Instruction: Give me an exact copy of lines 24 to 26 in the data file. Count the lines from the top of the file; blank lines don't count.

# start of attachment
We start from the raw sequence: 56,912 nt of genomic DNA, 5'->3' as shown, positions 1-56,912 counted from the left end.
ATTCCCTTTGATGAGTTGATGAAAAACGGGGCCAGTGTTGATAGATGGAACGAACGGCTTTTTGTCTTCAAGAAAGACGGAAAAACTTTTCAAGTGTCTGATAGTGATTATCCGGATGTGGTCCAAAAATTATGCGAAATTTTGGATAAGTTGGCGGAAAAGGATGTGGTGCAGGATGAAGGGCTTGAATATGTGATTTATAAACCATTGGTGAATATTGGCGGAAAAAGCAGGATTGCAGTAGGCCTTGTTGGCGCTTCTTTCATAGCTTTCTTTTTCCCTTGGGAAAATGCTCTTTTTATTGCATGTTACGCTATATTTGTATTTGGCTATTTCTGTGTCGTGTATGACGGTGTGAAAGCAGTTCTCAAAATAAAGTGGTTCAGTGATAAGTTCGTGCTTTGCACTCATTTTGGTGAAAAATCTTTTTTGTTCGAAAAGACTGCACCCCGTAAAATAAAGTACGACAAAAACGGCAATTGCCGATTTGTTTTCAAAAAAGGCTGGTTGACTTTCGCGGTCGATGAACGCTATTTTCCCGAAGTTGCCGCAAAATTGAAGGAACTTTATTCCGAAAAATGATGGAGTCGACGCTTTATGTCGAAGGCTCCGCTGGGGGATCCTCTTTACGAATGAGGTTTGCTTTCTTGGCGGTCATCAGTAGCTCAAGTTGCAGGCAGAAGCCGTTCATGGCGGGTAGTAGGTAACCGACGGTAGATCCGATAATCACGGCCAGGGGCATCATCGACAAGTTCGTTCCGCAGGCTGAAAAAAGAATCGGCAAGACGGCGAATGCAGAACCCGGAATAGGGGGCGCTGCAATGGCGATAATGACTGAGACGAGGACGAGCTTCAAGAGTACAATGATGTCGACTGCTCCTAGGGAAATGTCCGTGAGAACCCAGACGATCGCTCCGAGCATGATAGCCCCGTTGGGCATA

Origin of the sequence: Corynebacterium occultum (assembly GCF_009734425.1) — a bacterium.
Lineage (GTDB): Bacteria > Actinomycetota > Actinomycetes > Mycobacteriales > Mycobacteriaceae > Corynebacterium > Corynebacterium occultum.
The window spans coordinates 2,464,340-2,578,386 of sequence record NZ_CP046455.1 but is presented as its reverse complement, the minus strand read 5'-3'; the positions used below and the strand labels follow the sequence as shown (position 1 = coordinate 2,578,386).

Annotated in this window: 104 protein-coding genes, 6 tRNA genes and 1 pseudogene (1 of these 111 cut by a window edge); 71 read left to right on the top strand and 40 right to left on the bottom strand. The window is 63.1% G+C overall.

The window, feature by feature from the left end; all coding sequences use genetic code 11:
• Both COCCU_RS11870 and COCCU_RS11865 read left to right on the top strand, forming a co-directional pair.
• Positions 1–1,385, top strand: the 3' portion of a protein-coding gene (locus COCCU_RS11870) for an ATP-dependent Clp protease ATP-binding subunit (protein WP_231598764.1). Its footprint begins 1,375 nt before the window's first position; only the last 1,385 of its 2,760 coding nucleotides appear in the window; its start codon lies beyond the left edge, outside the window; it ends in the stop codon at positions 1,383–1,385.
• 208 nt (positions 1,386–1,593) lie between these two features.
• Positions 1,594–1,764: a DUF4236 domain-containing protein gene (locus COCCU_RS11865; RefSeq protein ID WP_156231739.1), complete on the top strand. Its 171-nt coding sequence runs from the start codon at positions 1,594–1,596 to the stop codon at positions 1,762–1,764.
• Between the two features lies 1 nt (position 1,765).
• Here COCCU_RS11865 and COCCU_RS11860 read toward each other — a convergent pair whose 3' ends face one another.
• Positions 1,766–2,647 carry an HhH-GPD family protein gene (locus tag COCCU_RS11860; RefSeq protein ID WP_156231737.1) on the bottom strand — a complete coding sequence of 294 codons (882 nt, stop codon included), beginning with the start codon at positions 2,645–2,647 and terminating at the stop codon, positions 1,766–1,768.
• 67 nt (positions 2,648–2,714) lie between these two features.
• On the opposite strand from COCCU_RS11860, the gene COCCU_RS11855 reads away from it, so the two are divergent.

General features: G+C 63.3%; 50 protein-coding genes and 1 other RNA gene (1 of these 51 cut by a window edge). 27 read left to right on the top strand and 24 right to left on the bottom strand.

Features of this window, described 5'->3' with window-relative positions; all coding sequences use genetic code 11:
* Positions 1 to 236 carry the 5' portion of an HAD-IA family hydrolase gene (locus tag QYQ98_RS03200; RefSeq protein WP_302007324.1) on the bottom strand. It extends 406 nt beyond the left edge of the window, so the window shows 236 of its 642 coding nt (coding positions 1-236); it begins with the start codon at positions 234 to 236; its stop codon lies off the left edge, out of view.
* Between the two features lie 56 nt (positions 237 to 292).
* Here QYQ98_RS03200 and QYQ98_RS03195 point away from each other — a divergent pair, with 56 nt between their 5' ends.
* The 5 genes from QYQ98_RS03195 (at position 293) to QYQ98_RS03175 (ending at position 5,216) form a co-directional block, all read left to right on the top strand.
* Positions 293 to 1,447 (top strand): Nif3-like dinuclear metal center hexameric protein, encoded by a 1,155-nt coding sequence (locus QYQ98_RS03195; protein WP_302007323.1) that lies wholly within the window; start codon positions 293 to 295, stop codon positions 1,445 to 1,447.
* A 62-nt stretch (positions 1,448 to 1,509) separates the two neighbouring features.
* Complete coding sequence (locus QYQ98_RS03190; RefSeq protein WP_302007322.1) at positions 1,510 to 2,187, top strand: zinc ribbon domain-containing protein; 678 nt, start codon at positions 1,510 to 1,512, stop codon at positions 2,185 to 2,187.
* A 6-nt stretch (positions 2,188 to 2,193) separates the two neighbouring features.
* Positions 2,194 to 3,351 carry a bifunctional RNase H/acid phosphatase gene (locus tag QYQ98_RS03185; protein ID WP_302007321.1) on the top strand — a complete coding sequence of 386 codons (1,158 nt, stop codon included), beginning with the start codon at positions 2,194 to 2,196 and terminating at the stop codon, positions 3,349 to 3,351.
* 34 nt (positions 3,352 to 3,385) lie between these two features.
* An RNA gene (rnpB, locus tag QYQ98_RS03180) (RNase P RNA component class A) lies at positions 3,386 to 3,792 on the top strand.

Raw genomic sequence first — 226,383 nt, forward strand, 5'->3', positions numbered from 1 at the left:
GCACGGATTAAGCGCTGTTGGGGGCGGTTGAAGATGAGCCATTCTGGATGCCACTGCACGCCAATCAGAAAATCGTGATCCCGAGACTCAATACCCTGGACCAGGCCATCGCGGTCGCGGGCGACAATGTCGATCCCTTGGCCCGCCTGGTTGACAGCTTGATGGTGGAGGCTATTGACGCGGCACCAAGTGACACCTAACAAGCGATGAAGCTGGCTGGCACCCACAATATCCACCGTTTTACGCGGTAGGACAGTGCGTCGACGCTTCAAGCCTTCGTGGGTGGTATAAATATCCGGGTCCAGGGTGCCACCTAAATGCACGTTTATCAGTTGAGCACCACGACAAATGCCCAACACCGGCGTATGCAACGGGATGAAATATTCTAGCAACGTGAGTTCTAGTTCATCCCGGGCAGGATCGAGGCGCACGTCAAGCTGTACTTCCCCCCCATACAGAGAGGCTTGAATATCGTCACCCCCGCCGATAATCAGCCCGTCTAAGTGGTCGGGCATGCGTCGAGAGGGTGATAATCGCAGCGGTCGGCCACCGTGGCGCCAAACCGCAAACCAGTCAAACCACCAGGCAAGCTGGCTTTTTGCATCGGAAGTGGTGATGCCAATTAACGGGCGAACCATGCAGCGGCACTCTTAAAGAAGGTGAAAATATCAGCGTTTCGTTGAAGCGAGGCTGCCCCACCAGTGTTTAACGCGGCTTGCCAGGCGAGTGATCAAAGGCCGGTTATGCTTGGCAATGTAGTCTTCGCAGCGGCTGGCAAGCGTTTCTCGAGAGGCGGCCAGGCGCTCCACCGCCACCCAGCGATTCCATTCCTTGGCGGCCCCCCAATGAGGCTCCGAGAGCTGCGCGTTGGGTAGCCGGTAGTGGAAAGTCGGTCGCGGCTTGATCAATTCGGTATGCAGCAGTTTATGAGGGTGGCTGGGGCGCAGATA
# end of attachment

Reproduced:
* A 62-nt stretch (positions 1,448 to 1,509) separates the two neighbouring features.
* Complete coding sequence (locus QYQ98_RS03190; RefSeq protein WP_302007322.1) at positions 1,510 to 2,187, top strand: zinc ribbon domain-containing protein; 678 nt, start codon at positions 1,510 to 1,512, stop codon at positions 2,185 to 2,187.
* A 6-nt stretch (positions 2,188 to 2,193) separates the two neighbouring features.